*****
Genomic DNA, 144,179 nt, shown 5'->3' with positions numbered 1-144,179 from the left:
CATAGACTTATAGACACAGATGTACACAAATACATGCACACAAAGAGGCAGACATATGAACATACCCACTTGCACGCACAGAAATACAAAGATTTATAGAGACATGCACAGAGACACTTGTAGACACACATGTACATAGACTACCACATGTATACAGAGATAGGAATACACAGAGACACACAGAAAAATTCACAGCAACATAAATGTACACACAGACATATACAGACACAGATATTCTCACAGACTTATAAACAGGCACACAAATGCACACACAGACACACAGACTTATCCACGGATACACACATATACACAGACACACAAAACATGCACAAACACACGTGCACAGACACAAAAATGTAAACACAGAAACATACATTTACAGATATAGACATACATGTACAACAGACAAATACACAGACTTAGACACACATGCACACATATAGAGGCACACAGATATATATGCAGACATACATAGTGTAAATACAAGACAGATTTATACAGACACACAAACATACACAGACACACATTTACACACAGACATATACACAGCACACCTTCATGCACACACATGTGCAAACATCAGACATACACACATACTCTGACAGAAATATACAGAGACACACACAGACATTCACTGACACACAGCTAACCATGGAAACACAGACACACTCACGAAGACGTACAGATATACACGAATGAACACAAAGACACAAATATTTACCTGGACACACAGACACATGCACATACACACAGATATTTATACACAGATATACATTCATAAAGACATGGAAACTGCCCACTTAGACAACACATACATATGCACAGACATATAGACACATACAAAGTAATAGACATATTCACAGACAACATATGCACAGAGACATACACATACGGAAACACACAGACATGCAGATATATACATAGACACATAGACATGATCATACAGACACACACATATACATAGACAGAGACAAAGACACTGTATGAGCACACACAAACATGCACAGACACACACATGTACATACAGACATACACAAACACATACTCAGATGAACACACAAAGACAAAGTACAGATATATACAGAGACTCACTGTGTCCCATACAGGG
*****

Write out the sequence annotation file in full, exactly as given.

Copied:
Genomic DNA, 144,179 nt, shown 5'->3' with positions numbered 1-144,179 from the left:
CATAGACTTATAGACACAGATGTACACAAATACATGCACACAAAGAGGCAGACATATGAACATACCCACTTGCACGCACAGAAATACAAAGATTTATAGAGACATGCACAGAGACACTTGTAGACACACATGTACATAGACTACCACATGTATACAGAGATAGGAATACACAGAGACACACAGAAAAATTCACAGCAACATAAATGTACACACAGACATATACAGACACAGATATTCTCACAGACTTATAAACAGGCACACAAATGCACACACAGACACACAGACTTATCCACGGATACACACATATACACAGACACACAAAACATGCACAAACACACGTGCACAGACACAAAAATGTAAACACAGAAACATACATTTACAGATATAGACATACATGTACAACAGACAAATACACAGACTTAGACACACATGCACACATATAGAGGCACACAGATATATATGCAGACATACATAGTGTAAATACAAGACAGATTTATACAGACACACAAACATACACAGACACACATTTACACACAGACATATACACAGCACACCTTCATGCACACACATGTGCAAACATCAGACATACACACATACTCTGACAGAAATATACAGAGACACACACAGACATTCACTGACACACAGCTAACCATGGAAACACAGACACACTCACGAAGACGTACAGATATACACGAATGAACACAAAGACACAAATATTTACCTGGACACACAGACACATGCACATACACACAGATATTTATACACAGATATACATTCATAAAGACATGGAAACTGCCCACTTAGACAACACATACATATGCACAGACATATAGACACATACAAAGTAATAGACATATTCACAGACAACATATGCACAGAGACATACACATACGGAAACACACAGACATGCAGATATATACATAGACACATAGACATGATCATACAGACACACACATATACATAGACAGAGACAAAGACACTGTATGAGCACACACAAACATGCACAGACACACACATGTACATACAGACATACACAAACACATACTCAGATGAACACACAAAGACAAAGTACAGATATATACAGAGACTCACTGTGTCCCATACAGGG